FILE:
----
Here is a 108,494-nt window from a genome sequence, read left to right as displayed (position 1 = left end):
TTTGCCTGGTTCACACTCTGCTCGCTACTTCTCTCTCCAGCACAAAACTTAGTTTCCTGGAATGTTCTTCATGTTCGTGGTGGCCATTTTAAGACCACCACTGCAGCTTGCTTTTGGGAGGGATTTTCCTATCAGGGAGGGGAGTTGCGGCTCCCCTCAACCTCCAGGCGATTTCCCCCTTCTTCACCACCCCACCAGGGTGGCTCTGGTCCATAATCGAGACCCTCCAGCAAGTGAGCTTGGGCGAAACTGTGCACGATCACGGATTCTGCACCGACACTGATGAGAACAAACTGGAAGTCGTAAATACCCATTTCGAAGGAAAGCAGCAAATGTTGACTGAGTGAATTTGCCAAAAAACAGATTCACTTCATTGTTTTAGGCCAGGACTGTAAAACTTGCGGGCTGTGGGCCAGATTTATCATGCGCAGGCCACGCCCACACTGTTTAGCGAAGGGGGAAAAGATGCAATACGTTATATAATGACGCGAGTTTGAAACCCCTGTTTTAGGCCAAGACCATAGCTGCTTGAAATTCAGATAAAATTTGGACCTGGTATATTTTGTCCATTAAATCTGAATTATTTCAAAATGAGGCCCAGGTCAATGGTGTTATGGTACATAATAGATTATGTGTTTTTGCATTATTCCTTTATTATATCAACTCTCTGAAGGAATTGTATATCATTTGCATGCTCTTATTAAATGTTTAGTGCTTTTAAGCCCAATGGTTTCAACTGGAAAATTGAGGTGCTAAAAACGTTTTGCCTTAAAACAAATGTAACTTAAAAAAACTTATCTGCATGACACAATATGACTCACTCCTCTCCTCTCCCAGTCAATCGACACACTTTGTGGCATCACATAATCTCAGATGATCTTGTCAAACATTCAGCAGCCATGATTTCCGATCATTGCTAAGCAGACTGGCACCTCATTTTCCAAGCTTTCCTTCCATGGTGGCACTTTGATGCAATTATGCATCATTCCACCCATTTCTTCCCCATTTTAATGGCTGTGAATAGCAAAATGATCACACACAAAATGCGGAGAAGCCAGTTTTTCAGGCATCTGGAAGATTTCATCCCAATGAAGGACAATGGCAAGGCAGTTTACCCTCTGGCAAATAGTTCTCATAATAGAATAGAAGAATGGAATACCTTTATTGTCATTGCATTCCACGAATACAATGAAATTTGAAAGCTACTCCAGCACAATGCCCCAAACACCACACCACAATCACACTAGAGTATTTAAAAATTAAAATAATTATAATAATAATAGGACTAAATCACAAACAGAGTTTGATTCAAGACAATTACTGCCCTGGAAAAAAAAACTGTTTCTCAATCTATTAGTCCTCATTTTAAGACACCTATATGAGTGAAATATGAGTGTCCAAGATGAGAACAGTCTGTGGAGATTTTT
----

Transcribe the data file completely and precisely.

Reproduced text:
Here is a 108,494-nt window from a genome sequence, read left to right as displayed (position 1 = left end):
TTTGCCTGGTTCACACTCTGCTCGCTACTTCTCTCTCCAGCACAAAACTTAGTTTCCTGGAATGTTCTTCATGTTCGTGGTGGCCATTTTAAGACCACCACTGCAGCTTGCTTTTGGGAGGGATTTTCCTATCAGGGAGGGGAGTTGCGGCTCCCCTCAACCTCCAGGCGATTTCCCCCTTCTTCACCACCCCACCAGGGTGGCTCTGGTCCATAATCGAGACCCTCCAGCAAGTGAGCTTGGGCGAAACTGTGCACGATCACGGATTCTGCACCGACACTGATGAGAACAAACTGGAAGTCGTAAATACCCATTTCGAAGGAAAGCAGCAAATGTTGACTGAGTGAATTTGCCAAAAAACAGATTCACTTCATTGTTTTAGGCCAGGACTGTAAAACTTGCGGGCTGTGGGCCAGATTTATCATGCGCAGGCCACGCCCACACTGTTTAGCGAAGGGGGAAAAGATGCAATACGTTATATAATGACGCGAGTTTGAAACCCCTGTTTTAGGCCAAGACCATAGCTGCTTGAAATTCAGATAAAATTTGGACCTGGTATATTTTGTCCATTAAATCTGAATTATTTCAAAATGAGGCCCAGGTCAATGGTGTTATGGTACATAATAGATTATGTGTTTTTGCATTATTCCTTTATTATATCAACTCTCTGAAGGAATTGTATATCATTTGCATGCTCTTATTAAATGTTTAGTGCTTTTAAGCCCAATGGTTTCAACTGGAAAATTGAGGTGCTAAAAACGTTTTGCCTTAAAACAAATGTAACTTAAAAAAACTTATCTGCATGACACAATATGACTCACTCCTCTCCTCTCCCAGTCAATCGACACACTTTGTGGCATCACATAATCTCAGATGATCTTGTCAAACATTCAGCAGCCATGATTTCCGATCATTGCTAAGCAGACTGGCACCTCATTTTCCAAGCTTTCCTTCCATGGTGGCACTTTGATGCAATTATGCATCATTCCACCCATTTCTTCCCCATTTTAATGGCTGTGAATAGCAAAATGATCACACACAAAATGCGGAGAAGCCAGTTTTTCAGGCATCTGGAAGATTTCATCCCAATGAAGGACAATGGCAAGGCAGTTTACCCTCTGGCAAATAGTTCTCATAATAGAATAGAAGAATGGAATACCTTTATTGTCATTGCATTCCACGAATACAATGAAATTTGAAAGCTACTCCAGCACAATGCCCCAAACACCACACCACAATCACACTAGAGTATTTAAAAATTAAAATAATTATAATAATAATAGGACTAAATCACAAACAGAGTTTGATTCAAGACAATTACTGCCCTGGAAAAAAAAACTGTTTCTCAATCTATTAGTCCTCATTTTAAGACACCTATATGAGTGAAATATGAGTGTCCAAGATGAGAACAGTCTGTGGAGATTTTT